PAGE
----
Children acquire similar vocabularies when exposed to the same learning environment. The only affected learners include the ones with primary language impairment. Shivabasappa et al. (2018) established that children with primary language impairment, both bilingual and monolingual, show deficits in vocabulary and morphosyntax. Accordingly, it is true to say that bilingualism or monolingualism has no effect on the number of vocabularies a child could acquire. At the same time, similar errors in omitting particular prepositions are observed in both monolingual and bilingual children with primary language impairment (Shivabasappa et al., 2018). Comparing this information with the research by Sun et al. (2020), it is arguable that children exposed to the same environment acquire vocabularies in a comparable fashion when other factors such as age, gender, and cognitive maturity are equal. Therefore, in children, vocabulary is hardly affected irrespective of being a monolingual or dual language speaker.


Armon-Lotem, S., Restrepo, M. A., Lipner, M., Ahituv-Shlomo, P., & Altman, C. (2021). Vocabulary gains in bilingual narrative intervention. Language, Speech, and Hearing Services in Schools, 52(1), 436-448.

DeAnda, S., Poulin-Dubois, D., Zesiger, P., & Friend, M. (2016). Lexical processing and organization in bilingual first language acquisition: Guiding future research. Psychological Bulletin, 142(6), 655-667.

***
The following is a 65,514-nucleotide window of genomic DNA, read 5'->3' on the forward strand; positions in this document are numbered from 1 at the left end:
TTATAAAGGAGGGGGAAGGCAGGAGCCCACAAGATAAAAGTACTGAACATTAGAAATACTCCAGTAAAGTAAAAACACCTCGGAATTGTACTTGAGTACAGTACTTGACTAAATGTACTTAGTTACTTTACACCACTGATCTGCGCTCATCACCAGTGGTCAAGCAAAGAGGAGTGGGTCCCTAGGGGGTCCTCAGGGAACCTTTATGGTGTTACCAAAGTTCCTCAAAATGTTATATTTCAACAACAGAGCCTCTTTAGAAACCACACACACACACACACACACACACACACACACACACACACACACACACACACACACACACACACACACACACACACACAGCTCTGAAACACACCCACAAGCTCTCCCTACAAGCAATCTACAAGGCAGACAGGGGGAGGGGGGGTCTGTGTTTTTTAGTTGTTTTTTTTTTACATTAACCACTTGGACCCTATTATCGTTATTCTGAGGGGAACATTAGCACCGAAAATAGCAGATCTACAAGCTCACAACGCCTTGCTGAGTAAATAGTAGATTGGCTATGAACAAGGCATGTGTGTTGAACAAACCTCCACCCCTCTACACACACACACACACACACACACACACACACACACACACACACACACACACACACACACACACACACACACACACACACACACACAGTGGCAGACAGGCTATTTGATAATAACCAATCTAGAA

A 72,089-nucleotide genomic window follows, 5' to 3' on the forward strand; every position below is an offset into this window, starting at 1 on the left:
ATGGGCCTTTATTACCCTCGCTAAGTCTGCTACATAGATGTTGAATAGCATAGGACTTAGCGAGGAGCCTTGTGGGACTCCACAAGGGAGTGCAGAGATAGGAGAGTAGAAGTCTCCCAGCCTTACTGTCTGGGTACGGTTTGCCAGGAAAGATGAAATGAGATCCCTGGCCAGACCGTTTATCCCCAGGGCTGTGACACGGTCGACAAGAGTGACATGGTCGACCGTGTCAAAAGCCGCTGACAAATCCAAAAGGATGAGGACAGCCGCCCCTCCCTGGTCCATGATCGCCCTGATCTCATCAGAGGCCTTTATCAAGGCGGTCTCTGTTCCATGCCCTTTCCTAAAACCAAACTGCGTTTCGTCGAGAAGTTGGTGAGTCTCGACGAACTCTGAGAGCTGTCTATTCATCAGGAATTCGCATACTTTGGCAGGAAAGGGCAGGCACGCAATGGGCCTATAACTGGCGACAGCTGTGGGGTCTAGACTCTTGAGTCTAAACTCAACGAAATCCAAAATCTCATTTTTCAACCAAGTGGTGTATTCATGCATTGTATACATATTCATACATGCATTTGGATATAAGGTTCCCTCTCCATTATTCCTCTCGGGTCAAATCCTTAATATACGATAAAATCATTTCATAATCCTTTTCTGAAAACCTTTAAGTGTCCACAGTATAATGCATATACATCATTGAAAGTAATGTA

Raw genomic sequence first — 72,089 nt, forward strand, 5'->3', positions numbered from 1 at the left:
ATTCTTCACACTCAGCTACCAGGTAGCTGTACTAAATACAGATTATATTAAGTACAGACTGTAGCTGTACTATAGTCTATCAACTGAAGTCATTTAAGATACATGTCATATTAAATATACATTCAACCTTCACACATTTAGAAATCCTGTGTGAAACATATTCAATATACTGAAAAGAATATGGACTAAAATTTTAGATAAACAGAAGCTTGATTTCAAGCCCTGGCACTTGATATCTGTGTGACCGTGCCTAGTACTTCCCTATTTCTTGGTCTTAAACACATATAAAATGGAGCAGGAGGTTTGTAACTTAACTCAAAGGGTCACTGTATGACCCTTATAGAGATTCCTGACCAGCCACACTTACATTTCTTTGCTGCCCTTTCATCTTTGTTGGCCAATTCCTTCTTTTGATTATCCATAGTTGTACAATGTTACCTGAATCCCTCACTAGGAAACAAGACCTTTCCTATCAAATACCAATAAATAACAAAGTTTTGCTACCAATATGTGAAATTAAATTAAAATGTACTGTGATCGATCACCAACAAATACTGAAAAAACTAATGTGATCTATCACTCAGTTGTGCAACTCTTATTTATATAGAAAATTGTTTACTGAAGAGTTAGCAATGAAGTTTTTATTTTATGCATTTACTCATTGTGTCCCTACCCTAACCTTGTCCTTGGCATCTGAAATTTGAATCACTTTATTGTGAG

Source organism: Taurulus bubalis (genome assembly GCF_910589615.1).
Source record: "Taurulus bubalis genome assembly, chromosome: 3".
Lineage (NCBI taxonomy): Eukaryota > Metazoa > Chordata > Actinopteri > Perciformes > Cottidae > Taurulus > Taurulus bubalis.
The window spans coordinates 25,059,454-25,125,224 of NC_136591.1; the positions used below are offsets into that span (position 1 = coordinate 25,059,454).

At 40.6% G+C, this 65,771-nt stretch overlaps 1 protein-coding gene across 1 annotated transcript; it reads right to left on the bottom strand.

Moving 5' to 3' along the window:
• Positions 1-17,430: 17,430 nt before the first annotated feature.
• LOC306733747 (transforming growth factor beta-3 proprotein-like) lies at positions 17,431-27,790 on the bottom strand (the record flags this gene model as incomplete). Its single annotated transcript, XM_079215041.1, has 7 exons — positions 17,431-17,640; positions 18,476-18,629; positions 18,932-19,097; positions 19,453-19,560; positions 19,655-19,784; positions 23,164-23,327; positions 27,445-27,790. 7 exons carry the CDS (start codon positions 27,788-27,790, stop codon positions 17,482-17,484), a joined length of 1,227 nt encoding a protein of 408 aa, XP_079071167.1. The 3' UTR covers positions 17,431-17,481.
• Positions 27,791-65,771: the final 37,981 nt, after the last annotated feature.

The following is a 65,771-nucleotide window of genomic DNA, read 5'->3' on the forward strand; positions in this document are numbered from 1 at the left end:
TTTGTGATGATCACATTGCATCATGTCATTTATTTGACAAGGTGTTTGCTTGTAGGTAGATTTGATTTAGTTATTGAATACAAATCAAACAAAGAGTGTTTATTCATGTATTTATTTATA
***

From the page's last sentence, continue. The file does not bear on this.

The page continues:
Hoff, E., Burridge, A., Ribot, K. M., & Giguere, D. (2017). Language specificity in the relation of maternal education to bilingual children’s vocabulary growth. Developmental Psychology, 54(6), 1011-1019.

Höhle, B., Bijeljac-Babic, R., & Nazzi, T. (2020). Variability and stability in early language acquisition: Comparing monolingual and bilingual infants’ speech perception and word recognition. Bilingualism: Language and Cognition, 23(1), 56-71.

Lauro, J., Core, C., & Hoff, E. (2020). Explaining individual differences in trajectories of simultaneous bilingual development: Contributions of child and environmental factors. Child Development, 91(6), 2063-2082.

Limia, V., Özçalişkan, Ş., & Erika, H. O. F. F. (2019). Do parents provide a helping hand to vocabulary development in bilingual children? Journal of Child Language, 46(3), 501-521.

Lindgren, J., & Bohnacker, U. (2020). Vocabulary development in closely-related languages: Age, word type and cognate facilitation effects in bilingual Swedish-German preschool children. Linguistic Approaches to Bilingualism, 10(5), 587-622.

Ribot, K. M., Hoff, E., & Burridge, A. (2018). Language use contributes to expressive language growth: Evidence from bilingual children. Child Development, 89(3), 929-940.

Shivabasappa, P., Peña, E. D., & Bedore, L. M. (2018). Core vocabulary in the narratives of bilingual children with and without language impairment. International Journal of Speech-language Pathology, 20(7), 790-801.

Squires, L. R., Ohlfest, S. J., Santoro, K. E., & Roberts, J. L. (2020). Factors influencing cognate performance for young multilingual children’s vocabulary: A research synthesis. American Journal of Speech-Language Pathology, 29(4), 2170-2188.

Sun, H., Ng, S. C., O’Brien, B. A., & Fritzsche, T. (2020). Child, family, and school factors in bilingual preschoolers’ vocabulary development in heritage languages. Journal of Child Language, 47(4), 817-843.

Volodina, A., Weinert, S., & Mursin, K. (2020). Development of academic vocabulary across primary school age: Differential growth and influential factors for German monolinguals and language minority learners. Developmental Psychology, 56(5), 922-936.